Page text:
The 8 in Section 8 – Acts of Insolvency | Legal Articles

 

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The 8 in Section 8 – Acts of Insolvency

When an entity cannot pay the debts they owe as and when they become due, or where their liabilities exceed their assets, such party is considered insolvent in South African law.

In the latter case this effectively means, even if the party were to liquidate all their assets to settle liabilities, it would still not be enough.

Declaration of insolvency status is done by the Courts.

Involuntary and voluntary insolvency

Insolvency in South Africa is regulated by the Insolvency Act 24 of 1936 (the Act), which provides for two methods according to which a party may be declared insolvent.

Voluntary Insolvency

Voluntary insolvency occurs when a party makes an application to Court to be declared insolvent, however, they must prove that such declaration will be to the benefit of creditors.

Involuntary Insolvency

Involuntary insolvency occurs when any other party with a vested interest in the estate of the debtor applies to Court for the liquidation of the debtor.

Over and above the requirement that the debtor is unable to pay their debts on time and/or that their liabilities exceed their assets, Section 8 of the Act provides added grounds which such other party may base their application on in order to have the debtor declared as insolvent. These are known as Acts of Insolvency; we like to call them “the 8 in Section 8.”

Acts of Insolvency - “the 8 in Section 8.”

  1. The first one is where the debtor leaves the Republic of South Africa, having an intention to avoid or delay paying. Although it is not easy to prove intent, the Courts will consider all facts on a case by case basis.
  2. Secondly, where the debtor cannot satisfy a judgment granted against them and the Sheriff finds no property to attach and execute to satisfy the judgment, this is also an act of insolvency.
  3. The third is whereby the debtor attempts or actually disposes of any of his property to the detriment of any of the creditors. This includes where the debtor abandons a claim in their favour.
  4. In the fourth instance and related to the third, where the debtor removes or attempts to do so, on any of his property with an intention to prejudice any of the creditors or preferring any over another.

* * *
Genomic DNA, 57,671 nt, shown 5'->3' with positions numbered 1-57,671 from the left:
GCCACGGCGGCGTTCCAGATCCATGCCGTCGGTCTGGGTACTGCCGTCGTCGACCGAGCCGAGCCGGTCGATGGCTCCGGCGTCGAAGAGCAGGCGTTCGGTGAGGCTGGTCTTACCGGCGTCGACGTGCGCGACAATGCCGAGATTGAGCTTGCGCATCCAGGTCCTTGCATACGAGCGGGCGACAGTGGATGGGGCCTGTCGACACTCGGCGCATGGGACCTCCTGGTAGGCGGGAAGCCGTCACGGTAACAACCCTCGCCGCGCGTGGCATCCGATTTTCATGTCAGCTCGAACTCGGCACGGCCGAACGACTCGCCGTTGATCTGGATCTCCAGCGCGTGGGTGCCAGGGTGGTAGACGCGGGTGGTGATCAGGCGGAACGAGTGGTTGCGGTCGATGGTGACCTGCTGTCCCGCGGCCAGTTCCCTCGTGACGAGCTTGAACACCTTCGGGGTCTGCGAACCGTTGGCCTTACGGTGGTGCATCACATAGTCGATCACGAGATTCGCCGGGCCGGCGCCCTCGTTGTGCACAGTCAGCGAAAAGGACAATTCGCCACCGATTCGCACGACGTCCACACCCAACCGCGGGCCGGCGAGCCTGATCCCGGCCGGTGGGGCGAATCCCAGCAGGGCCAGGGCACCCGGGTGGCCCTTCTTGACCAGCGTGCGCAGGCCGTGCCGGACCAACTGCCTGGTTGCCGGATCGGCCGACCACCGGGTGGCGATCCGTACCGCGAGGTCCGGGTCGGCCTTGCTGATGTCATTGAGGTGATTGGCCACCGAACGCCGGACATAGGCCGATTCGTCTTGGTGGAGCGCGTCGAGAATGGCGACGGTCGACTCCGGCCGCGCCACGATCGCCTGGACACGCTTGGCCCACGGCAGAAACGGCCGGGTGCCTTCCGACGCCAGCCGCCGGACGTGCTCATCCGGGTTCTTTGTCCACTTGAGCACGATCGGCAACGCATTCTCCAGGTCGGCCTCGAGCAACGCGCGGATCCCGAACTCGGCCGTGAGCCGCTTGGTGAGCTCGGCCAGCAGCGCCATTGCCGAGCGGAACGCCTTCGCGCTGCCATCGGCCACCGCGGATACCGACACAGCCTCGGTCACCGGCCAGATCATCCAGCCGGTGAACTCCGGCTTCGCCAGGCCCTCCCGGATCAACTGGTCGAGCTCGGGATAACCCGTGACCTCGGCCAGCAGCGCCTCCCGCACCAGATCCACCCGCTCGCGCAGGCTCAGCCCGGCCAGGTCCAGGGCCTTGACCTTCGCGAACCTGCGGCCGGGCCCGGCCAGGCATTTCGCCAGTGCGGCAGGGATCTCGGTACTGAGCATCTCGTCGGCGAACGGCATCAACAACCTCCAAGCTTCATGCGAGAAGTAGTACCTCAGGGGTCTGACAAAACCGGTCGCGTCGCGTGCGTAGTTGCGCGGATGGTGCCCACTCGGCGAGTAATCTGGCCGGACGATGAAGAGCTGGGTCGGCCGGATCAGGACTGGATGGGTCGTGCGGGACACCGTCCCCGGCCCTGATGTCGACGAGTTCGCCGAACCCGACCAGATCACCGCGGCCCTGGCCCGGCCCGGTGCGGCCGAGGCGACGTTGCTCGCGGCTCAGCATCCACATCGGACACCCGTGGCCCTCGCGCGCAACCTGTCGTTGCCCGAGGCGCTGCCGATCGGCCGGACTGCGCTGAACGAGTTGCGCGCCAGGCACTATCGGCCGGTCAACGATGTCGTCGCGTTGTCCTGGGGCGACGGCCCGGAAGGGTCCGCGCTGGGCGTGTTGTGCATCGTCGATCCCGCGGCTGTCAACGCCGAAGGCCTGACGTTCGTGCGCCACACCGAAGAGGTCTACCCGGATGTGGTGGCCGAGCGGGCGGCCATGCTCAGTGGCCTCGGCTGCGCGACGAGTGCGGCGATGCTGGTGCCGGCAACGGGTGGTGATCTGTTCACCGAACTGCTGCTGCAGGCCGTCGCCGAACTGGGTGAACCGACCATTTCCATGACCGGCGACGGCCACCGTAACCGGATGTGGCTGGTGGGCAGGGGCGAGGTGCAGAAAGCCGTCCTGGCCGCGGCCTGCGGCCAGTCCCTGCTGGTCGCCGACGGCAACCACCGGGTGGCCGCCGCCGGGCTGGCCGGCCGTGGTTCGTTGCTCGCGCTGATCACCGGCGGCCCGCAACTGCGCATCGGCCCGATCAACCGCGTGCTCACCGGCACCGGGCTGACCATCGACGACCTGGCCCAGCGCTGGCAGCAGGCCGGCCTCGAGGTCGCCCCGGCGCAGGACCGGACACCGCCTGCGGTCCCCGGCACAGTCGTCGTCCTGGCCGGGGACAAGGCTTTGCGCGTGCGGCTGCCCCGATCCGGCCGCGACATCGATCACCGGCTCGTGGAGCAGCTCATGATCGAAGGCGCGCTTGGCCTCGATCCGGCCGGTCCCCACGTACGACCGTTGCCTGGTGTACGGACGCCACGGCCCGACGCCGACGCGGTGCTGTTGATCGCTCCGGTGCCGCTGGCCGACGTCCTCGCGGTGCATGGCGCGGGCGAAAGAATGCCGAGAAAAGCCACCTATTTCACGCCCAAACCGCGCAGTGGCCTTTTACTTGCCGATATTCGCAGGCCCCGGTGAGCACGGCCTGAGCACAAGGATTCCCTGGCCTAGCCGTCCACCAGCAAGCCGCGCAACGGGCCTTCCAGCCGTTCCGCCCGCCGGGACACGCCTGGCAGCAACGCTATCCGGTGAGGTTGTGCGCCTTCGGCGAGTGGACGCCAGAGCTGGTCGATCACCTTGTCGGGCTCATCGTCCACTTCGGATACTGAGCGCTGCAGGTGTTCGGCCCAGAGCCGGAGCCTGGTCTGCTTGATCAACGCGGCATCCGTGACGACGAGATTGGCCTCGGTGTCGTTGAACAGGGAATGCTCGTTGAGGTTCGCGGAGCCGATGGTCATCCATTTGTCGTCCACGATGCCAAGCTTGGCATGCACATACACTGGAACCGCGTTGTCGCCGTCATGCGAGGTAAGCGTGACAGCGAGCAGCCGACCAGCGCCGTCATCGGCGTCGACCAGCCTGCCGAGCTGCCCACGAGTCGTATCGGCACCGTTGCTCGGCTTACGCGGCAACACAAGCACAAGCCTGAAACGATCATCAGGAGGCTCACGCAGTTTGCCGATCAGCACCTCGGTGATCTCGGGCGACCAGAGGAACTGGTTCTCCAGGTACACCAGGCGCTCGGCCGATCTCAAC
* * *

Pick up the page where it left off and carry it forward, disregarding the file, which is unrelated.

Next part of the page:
5. Fifth, where the debtor offers or makes an arrangement with any of the creditors to be discharged from the debt in whole or in part.
  6. Sixth, where the debtor gives notice to any of the creditors that they cannot pay any of their debts.
  7. In the seventh instance, where the debtor publishes a notice of surrender but then does not proceed to satisfy the requirements for such procedure.
  8. In the final instance, where the debtor being a trader sells or transfers their business without complying with advertising procedures as per the Insolvency Act.

Van Deventers and Van Deventers Inc. – Attorneys South Africa

A creditor needs at least one of any of the above to bring an application for involuntary surrender. We assist debtors and creditors alike with regards to Insolvency Law procedures. Make contact with us and our astute Insolvency attorneys will leave you with fond memories of the assistance you receive from our team.

The information contained in this site is provided for informational purposes only, and should not be construed as legal advice on any subject matter. One should not act or refrain from acting on the basis of any content included in this site without seeking legal or other professional advice. The contents of this site contain general information and may not reflect current legal developments or address one’s peculiar situation. We disclaim all liability for actions one may take or fail to take based on any content on this site.

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